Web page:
Louisiana Criminal Justice: The Start of a Second Chance

By McKenzi Carter and Anijah Grant 

Life during and after incarceration continues to be an overlooked topic within the New Orleans community. Life in prison and after prison is no joke and people that are in these situations are just barely getting by.

Because of this issue, people being released from prisons have disorganized lives with little guidance upon their release. These people do not have the means to even think about how to get back on their feet all on their own after being locked up for an extended period of time. Close your eyes and imagine you have been locked up with no physical interactions to the outside world and all you have to go by is the bare minimum given to you by prison guards. Then one glorious day you are finally free. If this happens to a person, it should be one of the best days of their life, right?? But in most situations, this is not the case. Most of the time, people who have been incarcerated are terrified to be on their own because this means fighting for a new life that they know nothing about in a world that has moved on without them. 

Maryam Henderson-Uloho

One strong advocate for people impacted by incarceration in the New Orleans, Louisiana area is Ms. Maryam Henderson-Uloho. Ms. Henderson-Uloho spent many years in prison and experienced first hand what the trauma of being incarcerated can do to a person. She also experienced the hardships that came about when trying to adjust to the outside world that did not stop when she was locked away for many years. After learning the best ways to better herself and get back on her feet, she was able to become a successful entrepreneur after just three years. After she learned what all she could accomplish she wanted to use this knowledge for good. So, she set her life’s mission on helping others get back on their feet after suffering through the tribulations of incarceration.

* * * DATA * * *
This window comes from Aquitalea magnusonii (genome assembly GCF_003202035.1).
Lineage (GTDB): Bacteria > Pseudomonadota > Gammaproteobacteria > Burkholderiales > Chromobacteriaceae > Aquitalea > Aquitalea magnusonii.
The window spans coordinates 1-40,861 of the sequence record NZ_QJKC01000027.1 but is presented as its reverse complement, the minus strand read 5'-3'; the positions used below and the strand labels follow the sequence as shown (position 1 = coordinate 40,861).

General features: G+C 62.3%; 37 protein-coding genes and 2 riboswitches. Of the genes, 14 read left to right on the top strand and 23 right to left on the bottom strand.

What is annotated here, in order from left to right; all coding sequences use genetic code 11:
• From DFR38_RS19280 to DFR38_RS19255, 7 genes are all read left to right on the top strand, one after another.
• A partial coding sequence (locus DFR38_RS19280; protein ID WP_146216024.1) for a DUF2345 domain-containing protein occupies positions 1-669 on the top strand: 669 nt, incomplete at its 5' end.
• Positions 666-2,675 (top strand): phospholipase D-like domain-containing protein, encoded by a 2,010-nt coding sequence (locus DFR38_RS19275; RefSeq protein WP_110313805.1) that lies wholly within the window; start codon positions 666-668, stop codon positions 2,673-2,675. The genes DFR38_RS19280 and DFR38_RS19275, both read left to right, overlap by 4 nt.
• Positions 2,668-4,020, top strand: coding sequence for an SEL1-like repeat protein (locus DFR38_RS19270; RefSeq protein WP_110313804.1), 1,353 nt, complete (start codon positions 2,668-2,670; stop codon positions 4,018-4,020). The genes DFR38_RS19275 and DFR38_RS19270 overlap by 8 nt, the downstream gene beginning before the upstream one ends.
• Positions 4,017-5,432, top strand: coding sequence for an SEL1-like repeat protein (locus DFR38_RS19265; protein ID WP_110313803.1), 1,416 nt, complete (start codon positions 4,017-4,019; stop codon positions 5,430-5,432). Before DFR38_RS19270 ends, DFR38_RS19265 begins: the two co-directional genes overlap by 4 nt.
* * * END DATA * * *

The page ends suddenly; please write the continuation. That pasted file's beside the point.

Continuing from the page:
Ms. Maryam Henderson-Uloho created an organization called SisterHearts. The focus of this program is not simply to help formerly incarcerated people get by, but instead to try to reverse the trauma that was inflicted on people who have been incarcerated. The first part of SisterHearts is the thrift store. This is where people who have been released have a chance to buy things that help them get back on their feet. Some formerly incarcerated people also gain job experience as well as interpersonal skills by working in the thrift store. The second part of what she calls “decarceration” is how Ms. Maryam Henderson-Uloho focuses on the trauma. She does this by building a supportive community around those that need it most. While in this community she is a motivational speaker and shares her story with others in hopes of providing a first account of how people who have been in prison can get a second chance. The whole idea of SisterHearts is to provide a safe place where people who have been incarcerated can come to learn about the healthy next steps that they can take in order to achieve the blessing of a second chance. 

For more information visit https://maryamuloho.com/


This piece was edited by Evan Price as part of Professor Kelley Crawford’s Digital Civic Engagement course at Tulane University. 


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